Medical Adhesives for Reusable or Disposable Medical Devices

Robert Michaels ARTICLE IMAGE

An interview with Robert Michaels, discussing the major challenges faced by engineers when designing medical devices and how Master Bond are working to make safe medical adhesives that aid the development of new technologies.

Could you please provide a brief introduction to the industry that Master Bond Inc. works within and outline the key drivers?

Master Bond manufactures a full line of formulations that have been fully tested to meet USP Class VI requirements for both disposable and reusable medical devices.

The growth of high performance polymers has given engineers more options when designing medical devices. Assembly with adhesives can offer big cost savings and performance advantages over traditional mechanical fasteners, as well as other bonding methods like welding, brazing and soldering.

EP45HTMED Device by Master Bond

What are some of the issues medical device engineers face with respect to manufacturability requirements?

Successfully bonding medical components involves a thorough understanding of design options for joining similar and dissimilar materials, performance characteristics of the adhesive and substrate properties, assembly methods, curing procedures, and performance testing of the bonded joints for assembled devices.

Medical device engineers not only have to contend with difficult application requirements—such as high bond strength, thermal performance and chemical resistance—but they have the added challenge of working within a strict regulatory environment.

They must choose materials that are biocompatible and can withstand aggressive sterilization methods, which sometimes have conflicting end-use and manufacturability requirements.

What should the engineer know about biocompatible adhesives?

A common misconception is that United States Food & Drug Administration (FDA) regulations require that adhesives be tested for biocompatibility before they can be incorporated in a medical device.

Yet the FDA actually considers only the biocompatibility of the finished medical device, not its individual materials. Engineers have the freedom to select and combine materials as they please, as long as the finished device passes muster with the FDA.

In practice, sticking with materials known to be biocompatible makes it more likely that the finished device will be biocompatible. So device engineers rightly favor adhesives and other materials that have been “pre- screened” by passing industry standard biocompatibility tests. In North America, the most widely accepted test standard is United States Pharmacopeia (USP) Class VI.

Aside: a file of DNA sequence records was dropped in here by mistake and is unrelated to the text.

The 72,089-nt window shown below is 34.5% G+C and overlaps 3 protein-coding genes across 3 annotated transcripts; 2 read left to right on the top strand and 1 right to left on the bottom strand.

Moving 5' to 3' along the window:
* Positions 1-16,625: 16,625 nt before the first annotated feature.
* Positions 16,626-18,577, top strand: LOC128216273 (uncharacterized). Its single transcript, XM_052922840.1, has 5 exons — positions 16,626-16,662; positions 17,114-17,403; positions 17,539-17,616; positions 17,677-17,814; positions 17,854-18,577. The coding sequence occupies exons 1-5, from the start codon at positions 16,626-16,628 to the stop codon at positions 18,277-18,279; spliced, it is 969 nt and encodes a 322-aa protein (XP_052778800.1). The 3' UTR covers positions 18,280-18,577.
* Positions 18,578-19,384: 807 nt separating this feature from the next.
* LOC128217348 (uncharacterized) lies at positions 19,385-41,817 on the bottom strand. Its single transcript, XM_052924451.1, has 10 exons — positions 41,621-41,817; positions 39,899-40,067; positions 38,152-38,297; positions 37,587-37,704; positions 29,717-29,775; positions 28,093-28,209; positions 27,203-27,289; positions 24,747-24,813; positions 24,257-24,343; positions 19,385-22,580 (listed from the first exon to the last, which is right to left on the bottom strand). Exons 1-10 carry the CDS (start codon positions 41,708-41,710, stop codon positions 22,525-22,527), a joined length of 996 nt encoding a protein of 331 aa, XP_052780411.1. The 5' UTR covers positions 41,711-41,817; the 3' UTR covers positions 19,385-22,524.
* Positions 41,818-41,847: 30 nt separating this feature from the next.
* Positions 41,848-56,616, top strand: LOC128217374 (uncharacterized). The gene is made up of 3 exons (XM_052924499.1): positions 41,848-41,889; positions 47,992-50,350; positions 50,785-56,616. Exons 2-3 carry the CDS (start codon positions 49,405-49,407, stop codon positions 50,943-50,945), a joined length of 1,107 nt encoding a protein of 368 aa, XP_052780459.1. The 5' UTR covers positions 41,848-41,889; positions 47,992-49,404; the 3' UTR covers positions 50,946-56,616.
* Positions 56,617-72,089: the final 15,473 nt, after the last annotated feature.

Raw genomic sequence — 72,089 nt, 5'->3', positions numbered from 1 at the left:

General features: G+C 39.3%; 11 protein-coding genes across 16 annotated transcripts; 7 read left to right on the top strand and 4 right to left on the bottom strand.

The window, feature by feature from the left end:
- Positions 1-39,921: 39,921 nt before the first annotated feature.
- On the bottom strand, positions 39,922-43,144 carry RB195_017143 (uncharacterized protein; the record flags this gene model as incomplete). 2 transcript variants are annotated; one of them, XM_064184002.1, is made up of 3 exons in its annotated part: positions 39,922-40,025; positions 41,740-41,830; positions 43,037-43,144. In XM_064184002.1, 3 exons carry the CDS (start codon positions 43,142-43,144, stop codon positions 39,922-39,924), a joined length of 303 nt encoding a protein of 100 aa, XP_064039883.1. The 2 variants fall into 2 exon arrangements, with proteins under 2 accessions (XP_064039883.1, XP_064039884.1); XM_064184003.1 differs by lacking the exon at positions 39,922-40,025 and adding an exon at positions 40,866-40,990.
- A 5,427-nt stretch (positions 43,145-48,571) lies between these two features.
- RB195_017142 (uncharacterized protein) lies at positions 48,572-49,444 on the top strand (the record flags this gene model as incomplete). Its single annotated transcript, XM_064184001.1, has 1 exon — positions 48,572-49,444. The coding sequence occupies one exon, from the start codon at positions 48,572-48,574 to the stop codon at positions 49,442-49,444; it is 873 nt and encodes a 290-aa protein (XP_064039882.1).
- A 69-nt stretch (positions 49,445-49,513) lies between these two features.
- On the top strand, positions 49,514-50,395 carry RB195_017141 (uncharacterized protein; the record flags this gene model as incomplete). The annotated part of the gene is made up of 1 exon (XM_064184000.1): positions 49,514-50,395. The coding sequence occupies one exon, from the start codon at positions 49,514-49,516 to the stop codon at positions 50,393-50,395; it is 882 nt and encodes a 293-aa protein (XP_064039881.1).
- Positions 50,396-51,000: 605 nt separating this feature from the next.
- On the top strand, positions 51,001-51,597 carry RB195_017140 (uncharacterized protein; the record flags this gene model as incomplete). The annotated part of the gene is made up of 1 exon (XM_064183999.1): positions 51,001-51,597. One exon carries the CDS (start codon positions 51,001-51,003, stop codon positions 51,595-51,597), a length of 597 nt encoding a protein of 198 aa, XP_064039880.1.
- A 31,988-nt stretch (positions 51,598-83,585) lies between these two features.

Intended to evaluate the suitability of polymeric materials for direct and indirect patient contact, the USP Class VI regimen consists of a series of in vivo reactivity and toxicity tests. These tests involve injecting and implanting samples of the material under consideration into mice and rabbits, which are then evaluated at fixed time intervals for any ill effects.

Keep in mind that passing USP Class VI testing doesn’t guarantee that a device will gain FDA approval. What it does tell an engineer is that a material has low levels of in vivo toxicity under the test conditions. Yet given that a large number of standard adhesives cannot be considered biocompatible, USP Class VI testing represents a valuable tool for identifying products suitable for medical applications.

Master Bond formulates many specialized systems, such as UV15X-6Med-2, a UV curable system for bonding, sealing, coating and casting. It meets USP Class VI specifications and features high flexibility and outstanding abrasion resistance.Master Bond formulates many specialized systems, such as UV15X-6Med-2, a UV curable system for bonding, sealing, coating and casting. It meets USP Class VI specifications and features high flexibility and outstanding abrasion resistance.

How do the sterilization methods affect the medical device and what is the impact of the sterilization on the adhesive used?

To answer this question, I’d like to focus on two broad categories of medical devices, disposable and reusable.

Let’s start with disposable devices. These are typically bulk sterilized a single time as part of their manufacturing process. ETO and gamma radiation have traditionally been the methods of choice, and neither pose a degradation problem for medical adhesives at that level of exposure.

The same goes for newer bulk sterilization methods, such as hydrogen peroxide and electron beam. In these disposable applications, a wide variety of Class VI epoxies, UV-curables, cyanoacrylates, and silicones adhesives can fit the bill. The choice will depend on the application requirements not related to sterilization.

Reusable devices paint a different picture. The vast majority of these will have to endure multiple trips through an autoclave, possibly even dozens of trips. Or they may be repeatedly treated with polymer-unfriendly chemical sterilizing agents.